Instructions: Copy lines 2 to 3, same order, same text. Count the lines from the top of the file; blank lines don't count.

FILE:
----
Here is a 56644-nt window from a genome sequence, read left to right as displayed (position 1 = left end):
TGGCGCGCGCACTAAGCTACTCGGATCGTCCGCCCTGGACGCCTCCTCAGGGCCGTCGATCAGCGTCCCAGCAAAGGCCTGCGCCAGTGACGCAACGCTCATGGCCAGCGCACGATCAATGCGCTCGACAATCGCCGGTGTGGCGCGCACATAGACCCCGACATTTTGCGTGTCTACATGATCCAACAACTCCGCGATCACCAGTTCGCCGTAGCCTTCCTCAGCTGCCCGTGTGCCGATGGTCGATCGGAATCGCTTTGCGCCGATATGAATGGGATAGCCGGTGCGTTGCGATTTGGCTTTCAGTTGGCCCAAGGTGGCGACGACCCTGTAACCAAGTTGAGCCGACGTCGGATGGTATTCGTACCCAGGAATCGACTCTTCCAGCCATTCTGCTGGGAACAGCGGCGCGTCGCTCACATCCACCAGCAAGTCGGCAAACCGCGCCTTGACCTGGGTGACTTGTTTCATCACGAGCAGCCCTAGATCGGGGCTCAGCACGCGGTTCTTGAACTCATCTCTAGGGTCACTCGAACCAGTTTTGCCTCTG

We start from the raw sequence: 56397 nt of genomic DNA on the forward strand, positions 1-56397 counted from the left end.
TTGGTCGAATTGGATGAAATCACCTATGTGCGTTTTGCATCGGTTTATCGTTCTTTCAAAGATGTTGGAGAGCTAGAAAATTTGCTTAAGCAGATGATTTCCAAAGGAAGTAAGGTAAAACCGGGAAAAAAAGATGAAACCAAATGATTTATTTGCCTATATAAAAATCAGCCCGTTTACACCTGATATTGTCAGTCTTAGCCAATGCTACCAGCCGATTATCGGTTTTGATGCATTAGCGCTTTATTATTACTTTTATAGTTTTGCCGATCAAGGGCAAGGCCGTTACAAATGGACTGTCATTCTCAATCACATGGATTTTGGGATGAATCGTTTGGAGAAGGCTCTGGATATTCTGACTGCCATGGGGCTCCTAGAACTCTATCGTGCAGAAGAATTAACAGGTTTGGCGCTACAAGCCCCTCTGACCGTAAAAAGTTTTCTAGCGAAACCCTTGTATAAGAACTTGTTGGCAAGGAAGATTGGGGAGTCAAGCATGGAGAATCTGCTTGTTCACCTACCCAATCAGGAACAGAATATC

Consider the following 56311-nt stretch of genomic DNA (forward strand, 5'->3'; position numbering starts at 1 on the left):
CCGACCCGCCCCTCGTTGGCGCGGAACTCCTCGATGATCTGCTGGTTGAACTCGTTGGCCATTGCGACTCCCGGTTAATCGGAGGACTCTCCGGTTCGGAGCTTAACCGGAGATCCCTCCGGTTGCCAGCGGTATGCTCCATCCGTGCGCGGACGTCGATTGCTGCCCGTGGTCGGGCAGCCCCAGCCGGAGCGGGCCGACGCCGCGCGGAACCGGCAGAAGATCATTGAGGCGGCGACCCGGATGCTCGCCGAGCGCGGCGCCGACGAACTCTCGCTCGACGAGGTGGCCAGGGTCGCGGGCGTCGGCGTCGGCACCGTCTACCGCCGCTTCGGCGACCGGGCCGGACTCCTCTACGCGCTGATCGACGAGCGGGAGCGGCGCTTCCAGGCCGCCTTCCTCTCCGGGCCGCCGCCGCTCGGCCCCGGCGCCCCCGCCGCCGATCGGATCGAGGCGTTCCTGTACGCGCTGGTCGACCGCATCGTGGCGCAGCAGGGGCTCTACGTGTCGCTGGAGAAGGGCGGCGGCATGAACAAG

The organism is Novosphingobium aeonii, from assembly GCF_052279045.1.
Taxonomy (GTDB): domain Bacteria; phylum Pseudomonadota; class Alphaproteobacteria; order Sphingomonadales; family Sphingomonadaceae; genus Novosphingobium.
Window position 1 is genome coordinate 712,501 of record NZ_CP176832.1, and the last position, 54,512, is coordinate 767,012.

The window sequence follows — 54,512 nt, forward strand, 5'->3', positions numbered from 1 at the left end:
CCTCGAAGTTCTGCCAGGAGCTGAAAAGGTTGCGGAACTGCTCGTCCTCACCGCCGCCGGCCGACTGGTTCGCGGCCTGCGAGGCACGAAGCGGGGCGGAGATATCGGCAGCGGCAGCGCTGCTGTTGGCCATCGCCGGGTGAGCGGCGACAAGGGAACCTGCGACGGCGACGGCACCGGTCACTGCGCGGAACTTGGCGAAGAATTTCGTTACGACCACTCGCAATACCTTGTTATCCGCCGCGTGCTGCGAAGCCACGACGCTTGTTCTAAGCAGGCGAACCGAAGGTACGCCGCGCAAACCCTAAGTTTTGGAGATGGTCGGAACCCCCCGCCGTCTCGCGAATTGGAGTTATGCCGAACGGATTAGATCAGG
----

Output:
TGGCGCGCGCACTAAGCTACTCGGATCGTCCGCCCTGGACGCCTCCTCAGGGCCGTCGATCAGCGTCCCAGCAAAGGCCTGCGCCAGTGACGCAACGCTCATGGCCAGCGCACGATCAATGCGCTCGACAATCGCCGGTGTGGCGCGCACATAGACCCCGACATTTTGCGTGTCTACATGATCCAACAACTCCGCGATCACCAGTTCGCCGTAGCCTTCCTCAGCTGCCCGTGTGCCGATGGTCGATCGGAATCGCTTTGCGCCGATATGAATGGGATAGCCGGTGCGTTGCGATTTGGCTTTCAGTTGGCCCAAGGTGGCGACGACCCTGTAACCAAGTTGAGCCGACGTCGGATGGTATTCGTACCCAGGAATCGACTCTTCCAGCCATTCTGCTGGGAACAGCGGCGCGTCGCTCACATCCACCAGCAAGTCGGCAAACCGCGCCTTGACCTGGGTGACTTGTTTCATCACGAGCAGCCCTAGATCGGGGCTCAGCACGCGGTTCTTGAACTCATCTCTAGGGTCACTCGAACCAGTTTTGCCTCTG

We start from the raw sequence: 56397 nt of genomic DNA on the forward strand, positions 1-56397 counted from the left end.